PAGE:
Yota: Flexible forms with asynchronous validation

Yota is a Python form generation library with the following unique features:

  • Easy integration of realtime validation. Trigger a server side form validation with any JavaScript event on your input fields. (Client side in planning)
  • Dynamic form structures allow for complex forms with on the fly changes. Inject different input fields or validation methods into a specific instance of your Form where needed.
  • Default themed with Bootstrap, allowing you to quickly throw together useful forms that look nice.

In addition to these features, Yota also includes most of the features that you would see with other form libraries.

  • Simple declarative syntax for defining form validation and layout
  • Customizable template driven schemas
  • Ability to operate with almost any framework and use any rendering engine. (Default is jinja2)

Philosophically Yota aims to have a ton of flexibility, since designing powerful webforms is infrequently a cookie cutter operation. This was the main problem the designers had with other libraries is that they ended up getting in the way if they wanted to do anything abnormal. At the same time however it is important that sensible default be easy to use and implement, making the creation of common forms trivial and lowering the inital learning curve.

Overall Architecture

Yota allows you to create Forms quickly by declaring a class that is made up of Nodes and Checks. Nodes drive the rendering of your form while Checks drive validation of user input. Yotas power is derived from its integration of server side and client side components, and a growing set of quality default Nodes and Validators.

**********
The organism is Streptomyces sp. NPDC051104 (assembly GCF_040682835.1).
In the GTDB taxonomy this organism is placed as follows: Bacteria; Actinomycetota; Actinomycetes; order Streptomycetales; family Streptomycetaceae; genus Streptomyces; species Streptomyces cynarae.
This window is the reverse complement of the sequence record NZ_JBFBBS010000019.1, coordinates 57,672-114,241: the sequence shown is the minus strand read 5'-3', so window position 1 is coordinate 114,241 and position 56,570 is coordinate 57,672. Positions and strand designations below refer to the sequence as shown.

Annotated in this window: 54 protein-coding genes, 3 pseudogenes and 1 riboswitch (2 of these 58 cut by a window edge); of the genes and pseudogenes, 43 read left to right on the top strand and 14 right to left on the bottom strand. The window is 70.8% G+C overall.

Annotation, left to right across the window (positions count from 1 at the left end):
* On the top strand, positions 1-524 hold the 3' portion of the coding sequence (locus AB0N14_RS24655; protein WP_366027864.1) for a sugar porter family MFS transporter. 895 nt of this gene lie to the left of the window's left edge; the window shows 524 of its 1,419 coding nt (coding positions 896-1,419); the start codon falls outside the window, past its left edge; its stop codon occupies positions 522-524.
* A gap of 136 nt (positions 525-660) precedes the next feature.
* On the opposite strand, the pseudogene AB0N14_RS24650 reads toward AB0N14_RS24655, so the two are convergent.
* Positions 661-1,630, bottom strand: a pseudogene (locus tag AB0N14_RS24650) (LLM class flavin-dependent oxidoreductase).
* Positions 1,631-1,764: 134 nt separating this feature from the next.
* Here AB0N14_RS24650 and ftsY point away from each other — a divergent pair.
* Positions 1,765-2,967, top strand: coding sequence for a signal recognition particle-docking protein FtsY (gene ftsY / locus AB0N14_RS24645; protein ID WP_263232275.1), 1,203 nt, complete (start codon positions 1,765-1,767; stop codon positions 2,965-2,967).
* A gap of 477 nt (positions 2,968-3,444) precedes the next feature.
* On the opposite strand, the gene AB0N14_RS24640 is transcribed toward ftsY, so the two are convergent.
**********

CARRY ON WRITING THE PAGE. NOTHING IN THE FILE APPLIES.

The primary method of interaction with Yota, the Form class acts as a structure to contain all of the information about your Forms structure and configuration. Forms are usually just a collection of Nodes and Checks with some configuration data. Most method calls will be made on Form objects.
Nodes are the actual bits that make up your forms output. Nodes link together rendering templates and neccessary context information. Nodes are very abstract, and could be used to render anything, although most render form elements. The Forms attempts to make a minimum of assumptions about the Nodes attributes.
Checks form the bridge between your Nodes and your validators. Validators are supplied with the names of Nodes that are used in the actual Validation callable. At validation time these names are resolved to the actual Node reference.
Renderers provide a pluggable interface through which you can render your form. This allows interchange of different templating engines, etc.

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